The National Health Authority will dip into the pool for funds for treating victims; a mechanism for uninsured persons will be finalised by the task-force.
The Ministry of Road Transport and Highways (MoRTH) will set up a ten-member task force to work out the modalities of funding motor accident victims' treatment during the crucial ‘Golden Hour'.
The decision was taken at a meeting chaired by officials from MoRTH, with officials from the National Health Authority (NHA) and general insurance companies in attendance.
The NHA will be the nodal agency for co-ordinating payments made to the hospitals that treat such patients.
Sources said that the immediate response mechanism for road accidents on national highways (which accounts for the maximum number of deaths every year) will be decided by the task force. Nodal officers for dealing with such incidents could also be appointed.
“For insured vehicles, a committee that will be in charge of collecting funds will be set up. The funds would be handed over the NHA for disbursement,” said a top insurance official with direct knowledge of the meeting.
The proposed task force will be assigned the responsibility of working out the modalities of claim settlement in such cases. Members of the insurance regulatory body, road ministry, insurance companies as well as NHA will be part of the task force.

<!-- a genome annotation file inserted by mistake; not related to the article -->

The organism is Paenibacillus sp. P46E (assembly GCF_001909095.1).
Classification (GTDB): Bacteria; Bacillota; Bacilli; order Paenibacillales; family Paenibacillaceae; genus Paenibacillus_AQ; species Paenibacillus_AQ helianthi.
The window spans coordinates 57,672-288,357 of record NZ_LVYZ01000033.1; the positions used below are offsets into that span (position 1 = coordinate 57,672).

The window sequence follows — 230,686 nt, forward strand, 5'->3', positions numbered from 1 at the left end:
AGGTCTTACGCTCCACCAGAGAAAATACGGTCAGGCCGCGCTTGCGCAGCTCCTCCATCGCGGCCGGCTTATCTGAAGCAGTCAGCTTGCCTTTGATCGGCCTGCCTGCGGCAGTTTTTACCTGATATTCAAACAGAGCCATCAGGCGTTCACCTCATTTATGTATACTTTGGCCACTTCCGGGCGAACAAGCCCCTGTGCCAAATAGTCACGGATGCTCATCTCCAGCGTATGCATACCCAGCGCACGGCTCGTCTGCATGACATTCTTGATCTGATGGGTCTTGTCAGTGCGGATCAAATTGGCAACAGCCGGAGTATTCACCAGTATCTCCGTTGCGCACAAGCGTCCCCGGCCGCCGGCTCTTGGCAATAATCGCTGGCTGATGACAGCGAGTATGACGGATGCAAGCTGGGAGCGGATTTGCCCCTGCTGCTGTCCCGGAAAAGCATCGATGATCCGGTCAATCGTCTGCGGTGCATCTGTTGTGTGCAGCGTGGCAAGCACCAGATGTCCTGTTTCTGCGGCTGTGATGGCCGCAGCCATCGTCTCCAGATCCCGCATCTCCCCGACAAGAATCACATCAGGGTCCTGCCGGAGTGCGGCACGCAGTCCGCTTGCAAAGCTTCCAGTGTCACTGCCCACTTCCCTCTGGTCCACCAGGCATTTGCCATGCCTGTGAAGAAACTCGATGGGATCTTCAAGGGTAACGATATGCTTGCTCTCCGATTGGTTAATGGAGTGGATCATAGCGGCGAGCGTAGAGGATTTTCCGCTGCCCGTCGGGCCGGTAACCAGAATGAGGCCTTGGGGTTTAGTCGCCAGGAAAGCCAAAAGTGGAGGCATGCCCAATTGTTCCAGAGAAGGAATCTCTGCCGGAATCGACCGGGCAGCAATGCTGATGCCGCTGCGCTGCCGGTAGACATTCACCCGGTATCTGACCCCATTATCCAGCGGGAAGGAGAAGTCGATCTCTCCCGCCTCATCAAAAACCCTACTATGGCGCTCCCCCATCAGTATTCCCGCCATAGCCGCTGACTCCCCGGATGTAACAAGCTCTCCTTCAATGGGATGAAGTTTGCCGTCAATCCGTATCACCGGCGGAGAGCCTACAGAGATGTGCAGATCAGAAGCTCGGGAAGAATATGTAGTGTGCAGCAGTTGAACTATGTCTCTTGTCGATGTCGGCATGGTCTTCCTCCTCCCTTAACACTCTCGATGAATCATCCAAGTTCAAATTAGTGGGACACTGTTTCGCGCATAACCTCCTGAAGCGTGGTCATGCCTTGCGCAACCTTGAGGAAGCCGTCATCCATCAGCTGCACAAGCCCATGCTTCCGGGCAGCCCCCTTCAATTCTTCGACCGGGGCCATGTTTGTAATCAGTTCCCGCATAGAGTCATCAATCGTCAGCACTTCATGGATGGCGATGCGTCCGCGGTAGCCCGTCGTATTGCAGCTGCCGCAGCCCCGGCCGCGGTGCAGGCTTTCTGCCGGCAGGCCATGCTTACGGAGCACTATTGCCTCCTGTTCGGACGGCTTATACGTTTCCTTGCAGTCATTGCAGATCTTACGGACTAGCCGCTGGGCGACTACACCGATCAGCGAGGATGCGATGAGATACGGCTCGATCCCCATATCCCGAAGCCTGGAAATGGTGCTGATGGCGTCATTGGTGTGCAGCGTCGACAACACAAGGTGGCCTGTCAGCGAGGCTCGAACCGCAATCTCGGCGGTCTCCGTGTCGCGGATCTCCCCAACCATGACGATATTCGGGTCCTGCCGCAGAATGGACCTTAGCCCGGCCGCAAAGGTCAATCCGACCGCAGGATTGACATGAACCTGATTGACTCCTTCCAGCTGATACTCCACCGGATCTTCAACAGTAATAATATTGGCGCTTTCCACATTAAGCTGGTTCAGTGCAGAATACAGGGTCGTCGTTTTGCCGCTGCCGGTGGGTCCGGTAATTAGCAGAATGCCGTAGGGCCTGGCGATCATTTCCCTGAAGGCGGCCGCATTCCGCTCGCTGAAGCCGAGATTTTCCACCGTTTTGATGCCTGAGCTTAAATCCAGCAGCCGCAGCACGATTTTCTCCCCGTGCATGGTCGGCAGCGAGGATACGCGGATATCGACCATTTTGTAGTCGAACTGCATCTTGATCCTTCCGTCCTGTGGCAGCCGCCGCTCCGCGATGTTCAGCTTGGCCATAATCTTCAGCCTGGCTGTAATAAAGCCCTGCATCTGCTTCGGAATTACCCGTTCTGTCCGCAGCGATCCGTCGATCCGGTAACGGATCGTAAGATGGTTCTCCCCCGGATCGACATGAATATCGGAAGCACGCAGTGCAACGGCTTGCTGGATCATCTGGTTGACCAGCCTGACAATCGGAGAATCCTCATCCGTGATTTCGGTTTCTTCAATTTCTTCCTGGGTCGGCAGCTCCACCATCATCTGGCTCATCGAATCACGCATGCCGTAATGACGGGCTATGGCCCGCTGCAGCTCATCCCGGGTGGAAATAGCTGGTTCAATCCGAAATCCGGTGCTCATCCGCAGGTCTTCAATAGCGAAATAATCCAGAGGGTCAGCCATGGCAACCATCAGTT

It will also take a call on whether the amount spent during this treatment will be deducted from compensation awarded by the Motor Accidents Tribunal, should the accident victim file a third-party liability motor claim in future.
The golden hour is the first hour after an accident occurs. If proper treatment is given during the first 60 minutes, victims have a higher chance of survival.
In hit-and-run cases, the victims lie stranded on the roads for hours. Typically, motor third-party insurance pays for death or injury caused by a vehicle owner. But the claims settlement process is lengthy and dispute last for more than five years after the incident.
Union minister for road transport and highways minister had in January 2020 asked insurance companies to assist the government in rolling out a cashless scheme for treatment of such victims. However, insurance companies had sought a structured programme where they could contribute a part of the treatment cost based on pre-agreed terms.
It was earlier proposed that insured victims could be treated under PM Jan Arogya Yojana or their individual health insurance products. However, those uninsured would be treated through the Motor Vehicle Accident Fund which will be set up for hit-and-run cases.
Another senior insurance executive said that the task force will recommend a structure for financing the treatment of the road accident victims. This would look at the responsibility of each stakeholder, be it the victim, government and the insurance companies.
For victims belonging to below poverty line (BPL) families, the government has sought that PM Jan Arogya Yojana premiums be used for instant claims settlement for the victims.
According to the MoRTH’s annual report for road accident for 2018, road accidents in the country increased marginally by 0.46 percent during the year with 4,67,044 incidents. A total of 151,471 people were killed due to road accidents.
National Highways which comprise of 1.94 percent of the total road network, accounted for 30.2 per cent of total road accidents and 35.7 per cent of deaths in 2018.
Follow our coverage of the coronavirus crisis here